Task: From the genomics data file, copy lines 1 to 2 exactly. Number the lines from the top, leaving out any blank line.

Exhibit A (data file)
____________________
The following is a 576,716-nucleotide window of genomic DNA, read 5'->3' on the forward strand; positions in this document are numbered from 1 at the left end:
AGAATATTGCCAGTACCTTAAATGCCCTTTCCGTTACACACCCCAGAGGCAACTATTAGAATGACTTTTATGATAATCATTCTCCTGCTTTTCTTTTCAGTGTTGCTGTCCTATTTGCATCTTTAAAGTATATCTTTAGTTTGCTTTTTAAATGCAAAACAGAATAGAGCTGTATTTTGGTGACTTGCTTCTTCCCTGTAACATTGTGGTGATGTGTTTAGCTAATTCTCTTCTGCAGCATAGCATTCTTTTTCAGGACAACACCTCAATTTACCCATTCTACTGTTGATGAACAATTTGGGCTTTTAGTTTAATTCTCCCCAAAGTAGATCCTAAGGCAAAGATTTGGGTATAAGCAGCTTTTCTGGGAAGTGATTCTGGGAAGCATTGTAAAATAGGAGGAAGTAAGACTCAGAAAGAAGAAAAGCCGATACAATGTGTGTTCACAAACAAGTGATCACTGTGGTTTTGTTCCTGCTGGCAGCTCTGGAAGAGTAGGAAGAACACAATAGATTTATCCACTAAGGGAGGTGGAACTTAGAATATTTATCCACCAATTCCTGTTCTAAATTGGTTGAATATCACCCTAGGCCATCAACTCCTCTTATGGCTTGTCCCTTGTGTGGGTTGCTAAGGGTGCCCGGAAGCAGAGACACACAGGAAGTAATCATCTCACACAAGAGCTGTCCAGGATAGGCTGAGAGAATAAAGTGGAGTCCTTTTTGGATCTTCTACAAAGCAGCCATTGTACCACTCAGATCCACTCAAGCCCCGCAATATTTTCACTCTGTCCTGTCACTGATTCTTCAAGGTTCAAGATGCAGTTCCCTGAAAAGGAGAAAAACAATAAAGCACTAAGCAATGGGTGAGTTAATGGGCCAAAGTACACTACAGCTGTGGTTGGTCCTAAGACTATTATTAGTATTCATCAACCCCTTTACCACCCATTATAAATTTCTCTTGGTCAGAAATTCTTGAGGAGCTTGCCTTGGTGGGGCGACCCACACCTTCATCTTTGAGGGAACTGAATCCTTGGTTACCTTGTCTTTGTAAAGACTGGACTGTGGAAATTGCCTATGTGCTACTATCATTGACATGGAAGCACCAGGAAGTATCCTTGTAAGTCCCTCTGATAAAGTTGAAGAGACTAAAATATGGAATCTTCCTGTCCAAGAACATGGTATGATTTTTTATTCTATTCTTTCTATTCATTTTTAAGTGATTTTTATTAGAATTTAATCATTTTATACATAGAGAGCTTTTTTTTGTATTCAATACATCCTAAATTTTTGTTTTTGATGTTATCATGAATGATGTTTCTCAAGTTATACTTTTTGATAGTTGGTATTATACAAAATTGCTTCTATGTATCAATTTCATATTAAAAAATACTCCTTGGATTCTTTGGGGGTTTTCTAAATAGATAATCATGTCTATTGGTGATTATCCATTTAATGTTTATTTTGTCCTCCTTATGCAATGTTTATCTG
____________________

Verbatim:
The following is a 576,716-nucleotide window of genomic DNA, read 5'->3' on the forward strand; positions in this document are numbered from 1 at the left end:
AGAATATTGCCAGTACCTTAAATGCCCTTTCCGTTACACACCCCAGAGGCAACTATTAGAATGACTTTTATGATAATCATTCTCCTGCTTTTCTTTTCAGTGTTGCTGTCCTATTTGCATCTTTAAAGTATATCTTTAGTTTGCTTTTTAAATGCAAAACAGAATAGAGCTGTATTTTGGTGACTTGCTTCTTCCCTGTAACATTGTGGTGATGTGTTTAGCTAATTCTCTTCTGCAGCATAGCATTCTTTTTCAGGACAACACCTCAATTTACCCATTCTACTGTTGATGAACAATTTGGGCTTTTAGTTTAATTCTCCCCAAAGTAGATCCTAAGGCAAAGATTTGGGTATAAGCAGCTTTTCTGGGAAGTGATTCTGGGAAGCATTGTAAAATAGGAGGAAGTAAGACTCAGAAAGAAGAAAAGCCGATACAATGTGTGTTCACAAACAAGTGATCACTGTGGTTTTGTTCCTGCTGGCAGCTCTGGAAGAGTAGGAAGAACACAATAGATTTATCCACTAAGGGAGGTGGAACTTAGAATATTTATCCACCAATTCCTGTTCTAAATTGGTTGAATATCACCCTAGGCCATCAACTCCTCTTATGGCTTGTCCCTTGTGTGGGTTGCTAAGGGTGCCCGGAAGCAGAGACACACAGGAAGTAATCATCTCACACAAGAGCTGTCCAGGATAGGCTGAGAGAATAAAGTGGAGTCCTTTTTGGATCTTCTACAAAGCAGCCATTGTACCACTCAGATCCACTCAAGCCCCGCAATATTTTCACTCTGTCCTGTCACTGATTCTTCAAGGTTCAAGATGCAGTTCCCTGAAAAGGAGAAAAACAATAAAGCACTAAGCAATGGGTGAGTTAATGGGCCAAAGTACACTACAGCTGTGGTTGGTCCTAAGACTATTATTAGTATTCATCAACCCCTTTACCACCCATTATAAATTTCTCTTGGTCAGAAATTCTTGAGGAGCTTGCCTTGGTGGGGCGACCCACACCTTCATCTTTGAGGGAACTGAATCCTTGGTTACCTTGTCTTTGTAAAGACTGGACTGTGGAAATTGCCTATGTGCTACTATCATTGACATGGAAGCACCAGGAAGTATCCTTGTAAGTCCCTCTGATAAAGTTGAAGAGACTAAAATATGGAATCTTCCTGTCCAAGAACATGGTATGATTTTTTATTCTATTCTTTCTATTCATTTTTAAGTGATTTTTATTAGAATTTAATCATTTTATACATAGAGAGCTTTTTTTTGTATTCAATACATCCTAAATTTTTGTTTTTGATGTTATCATGAATGATGTTTCTCAAGTTATACTTTTTGATAGTTGGTATTATACAAAATTGCTTCTATGTATCAATTTCATATTAAAAAATACTCCTTGGATTCTTTGGGGGTTTTCTAAATAGATAATCATGTCTATTGGTGATTATCCATTTAATGTTTATTTTGTCCTCCTTATGCAATGTTTATCTG